Request Demo

DFARS, NIST Cybersecurity Framework

What To Expect From The Imminent Revisions To Two Of NIST's Most Popular Frameworks

down-arrow

While the NIST Privacy Framework may be the headliner for the most anticipated new publication from the National Institute of Standards and Technology, there are two imminent revisions that security teams are expecting that could have a greater impact: SP 800-171 Rev 2, and SP 800-53 Rev 5.

SP 800-171 Rev 2

NIST SP 800-171 is a part of the DFARS mandate that rolls out of to the entire Department of Defense supply chain. Specifically, 800-171 is a collection of controls designed for the proper handling of controlled unclassified information (CUI). The first revision was rolled out in early 2018 and according to Ron Ross, NIST cybersecurity fellow, the catalyst for another revision was apparent: the DoD approached NIST regarding a revision at the end of last year following scathing reports on the DoD’s cybersecurity posture. With the increase in cyber attacks from nation-state actors and the expansion of the government supply chain, the need for a more comprehensive approach was apparent.

Specifically, contractors that fall under the DFARS mandate can expect to see an expansion of the controls included in 800-171 Rev 2. From what we’ve heard, it would appear that NIST is adding a new layer of controls and protocols on top of the existing requirements. This new layer, though, will be optional in some cases. What this indicates is that the term CUI has more than one subset of within that classification. The new layer will be required in certain cases based on the type of information that’s in question. We have not been able to ascertain who will be the discretionary body determining when the additional layers of controls are necessary, though.

The revision of 800-171 is a part of a greater overhaul of the DoD’s approach to cybersecurity, especially on the smaller contractor level.

“Our large primes are very savvy,” she [Ellen Lord] said. “They have the funds to create hardened environments. What I’m concerned with is, especially, the small companies who our innovation comes from, where when we sit down and talk to them about cybersecurity, we sometimes hear, no kidding, ‘My nephew does my cybersecurity.’ That gets us a little bit worried.”

The concern for the DoD, and the federal government as a whole is the age old dilemma of balancing innovation and its inherent risks with remaining secure. Alongside revisions to 800-171, they are exploring the development of a secure cloud that smaller contractors can build into which will meet the DFARS requirement for CUI.

What we will be interested to see if how this revision rolls up into the expansion of 800-171 from a DFAR to a FAR, which is anticipated by the end of the year.

SP 800-53 Rev 5

The fifth revision to SP 800-53 is another widely anticipated update from NIST. Ross alluded to integration of privacy controls, new supply chain controls, new cyber resiliency controls, and new systems engineering controls and processes.

Ross spoke about the increase in cyber attacks and the ever blurring of the lines between digital physical as the rationale for reworking 800-53. Alongside the external forces, this revision rolls up into a greater endeavor from the standards institute - something that Ross has coined FISMA Vision 2020, an overhaul of the FISMA requirements with the headlining action being the retirement of 800-53 Rev 4 for the new revision.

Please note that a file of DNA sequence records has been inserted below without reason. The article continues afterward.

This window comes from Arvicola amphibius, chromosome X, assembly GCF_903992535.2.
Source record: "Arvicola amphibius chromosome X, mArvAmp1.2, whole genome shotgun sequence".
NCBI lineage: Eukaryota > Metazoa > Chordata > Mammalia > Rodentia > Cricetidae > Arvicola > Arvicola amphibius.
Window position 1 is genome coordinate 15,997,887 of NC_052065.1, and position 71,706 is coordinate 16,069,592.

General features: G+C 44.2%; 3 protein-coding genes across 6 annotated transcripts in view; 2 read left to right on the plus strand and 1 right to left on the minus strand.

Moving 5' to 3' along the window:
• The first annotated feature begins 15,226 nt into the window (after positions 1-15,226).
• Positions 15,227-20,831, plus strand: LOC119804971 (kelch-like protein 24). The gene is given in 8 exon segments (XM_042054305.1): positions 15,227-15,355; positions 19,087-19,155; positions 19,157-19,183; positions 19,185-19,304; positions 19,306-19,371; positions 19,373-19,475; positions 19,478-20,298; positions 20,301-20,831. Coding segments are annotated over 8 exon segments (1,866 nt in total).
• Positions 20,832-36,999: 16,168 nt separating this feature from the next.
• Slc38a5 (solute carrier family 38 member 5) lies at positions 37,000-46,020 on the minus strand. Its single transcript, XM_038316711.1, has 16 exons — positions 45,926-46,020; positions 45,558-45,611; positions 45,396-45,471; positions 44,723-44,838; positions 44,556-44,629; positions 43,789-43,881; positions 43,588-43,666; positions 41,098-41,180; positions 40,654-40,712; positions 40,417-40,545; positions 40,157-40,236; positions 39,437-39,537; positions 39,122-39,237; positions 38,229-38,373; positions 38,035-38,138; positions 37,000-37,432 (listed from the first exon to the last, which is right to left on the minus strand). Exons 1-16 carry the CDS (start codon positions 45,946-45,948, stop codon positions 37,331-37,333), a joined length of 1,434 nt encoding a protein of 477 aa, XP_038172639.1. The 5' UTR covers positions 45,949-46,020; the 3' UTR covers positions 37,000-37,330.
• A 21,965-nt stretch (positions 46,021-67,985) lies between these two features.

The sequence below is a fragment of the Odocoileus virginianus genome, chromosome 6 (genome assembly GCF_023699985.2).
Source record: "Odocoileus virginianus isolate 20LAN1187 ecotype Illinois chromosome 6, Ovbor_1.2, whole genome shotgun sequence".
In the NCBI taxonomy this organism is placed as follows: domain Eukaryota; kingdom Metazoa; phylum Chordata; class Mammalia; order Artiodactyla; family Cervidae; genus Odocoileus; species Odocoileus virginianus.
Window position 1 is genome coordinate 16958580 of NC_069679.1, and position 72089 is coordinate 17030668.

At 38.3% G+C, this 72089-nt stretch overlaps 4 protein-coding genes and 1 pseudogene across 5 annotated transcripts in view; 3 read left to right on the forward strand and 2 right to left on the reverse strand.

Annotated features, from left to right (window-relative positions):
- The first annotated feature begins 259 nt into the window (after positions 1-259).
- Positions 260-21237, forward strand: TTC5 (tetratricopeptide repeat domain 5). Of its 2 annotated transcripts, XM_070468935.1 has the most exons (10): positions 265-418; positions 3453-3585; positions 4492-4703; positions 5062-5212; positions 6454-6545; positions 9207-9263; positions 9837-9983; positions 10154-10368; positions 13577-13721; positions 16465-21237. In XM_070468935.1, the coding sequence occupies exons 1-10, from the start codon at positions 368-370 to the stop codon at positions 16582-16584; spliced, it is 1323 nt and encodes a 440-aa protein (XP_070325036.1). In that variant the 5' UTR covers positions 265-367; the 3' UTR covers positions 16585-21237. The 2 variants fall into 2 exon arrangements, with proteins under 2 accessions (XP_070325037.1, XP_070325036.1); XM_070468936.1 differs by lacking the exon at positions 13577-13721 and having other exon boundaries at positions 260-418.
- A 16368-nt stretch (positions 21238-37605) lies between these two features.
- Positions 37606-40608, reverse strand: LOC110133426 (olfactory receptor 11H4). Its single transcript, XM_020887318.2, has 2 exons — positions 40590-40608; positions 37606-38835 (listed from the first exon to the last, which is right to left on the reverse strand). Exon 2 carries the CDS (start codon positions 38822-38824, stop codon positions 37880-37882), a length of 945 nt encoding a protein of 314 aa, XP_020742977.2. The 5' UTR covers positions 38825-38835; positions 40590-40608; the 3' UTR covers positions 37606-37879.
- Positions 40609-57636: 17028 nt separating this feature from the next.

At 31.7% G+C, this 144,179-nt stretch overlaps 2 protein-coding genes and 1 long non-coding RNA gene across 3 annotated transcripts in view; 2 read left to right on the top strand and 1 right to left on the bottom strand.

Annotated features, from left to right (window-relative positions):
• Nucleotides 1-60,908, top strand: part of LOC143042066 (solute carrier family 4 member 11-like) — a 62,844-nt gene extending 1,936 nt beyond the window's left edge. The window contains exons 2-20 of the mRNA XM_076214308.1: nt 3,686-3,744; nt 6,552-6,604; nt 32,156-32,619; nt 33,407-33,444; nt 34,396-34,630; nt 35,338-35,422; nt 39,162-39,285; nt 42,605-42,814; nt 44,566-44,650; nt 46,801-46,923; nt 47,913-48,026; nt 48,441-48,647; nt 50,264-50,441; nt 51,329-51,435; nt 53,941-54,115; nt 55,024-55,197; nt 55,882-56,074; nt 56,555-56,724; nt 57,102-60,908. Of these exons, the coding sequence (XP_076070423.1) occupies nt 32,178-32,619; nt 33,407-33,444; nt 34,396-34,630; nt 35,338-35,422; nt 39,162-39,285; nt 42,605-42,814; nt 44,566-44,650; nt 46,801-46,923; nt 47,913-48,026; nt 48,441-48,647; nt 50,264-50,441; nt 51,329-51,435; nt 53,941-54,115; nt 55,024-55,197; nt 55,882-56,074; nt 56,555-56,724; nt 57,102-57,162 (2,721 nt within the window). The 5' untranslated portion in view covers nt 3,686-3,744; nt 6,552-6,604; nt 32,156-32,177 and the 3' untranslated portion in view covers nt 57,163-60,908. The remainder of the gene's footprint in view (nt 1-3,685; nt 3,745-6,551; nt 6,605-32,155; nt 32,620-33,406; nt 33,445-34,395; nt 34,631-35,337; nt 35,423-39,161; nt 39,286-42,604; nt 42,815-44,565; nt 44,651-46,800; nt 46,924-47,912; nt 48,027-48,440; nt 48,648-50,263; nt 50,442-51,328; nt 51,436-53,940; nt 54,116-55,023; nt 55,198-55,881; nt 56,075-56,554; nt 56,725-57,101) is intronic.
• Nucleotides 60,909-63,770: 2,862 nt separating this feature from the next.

The Bottom Line

As we’ve seen with a slew of new executive orders, Congressional concern over the nation’s cybersecurity posture, and the national budget, the government is increasingly concerned over our nation’s cybersecurity posture (and rightly so). These revisions, alongside the release of the new Privacy Framework, mark a renewed commitment to the nation’s cyber integrity.

For organizations that fall under the DFARS mandate or have requirements to meet 800-53 compliance, remember these revisions are iterations and the best thing to do is start today. The greatest strategy for navigating the rapidly evolving realm of security compliance is to get ahead with a strong strategy that is not reactionary.

 

You may also like

Why GRC Needs IRM
on August 7, 2019

Today, every organization strives to optimize the speed with which they access information. Data is being stored, processed, transmitted and utilized in almost every day-to-day ...

Alison Furneaux
SSP and POAM Guidance for DFARS ...
on July 24, 2019

Defense federal acquisition regulation supplement (DFARS) Compliance has been top of mind for Prime contractors as well as Department of Defense (DoD) suppliers since before the ...

Alison Furneaux
Integrated Risk Management Magic ...
on July 17, 2019

It has been roughly one year since Gartner released the 2018 Magic Quadrant for Integrated Risk Management, the first of its kind, and as of this week the second Integrated Risk ...

Alison Furneaux
"Glass-box" Solutions Are Critical ...
on July 11, 2019

With the likes of Equifax and Marriott, it is no secret that cybersecurity has made its way into the Boardroom. While many executives are experienced in managing myriad business ...

Reading Between the Lines of NIST ...
on July 9, 2019

On June 19th, the National Institute of Standards and Technology (NIST) released the much anticipated Rev 2 of SP 800-171 and the working draft of supplement SP 800-171B. As the ...

How We're Making DFARS Compliance ...
on July 2, 2019

With the Department of Defense (DoD) making DFARS compliance a requirement for all contractors doing business with the DoD, a great amount of stress has been put on DoD ...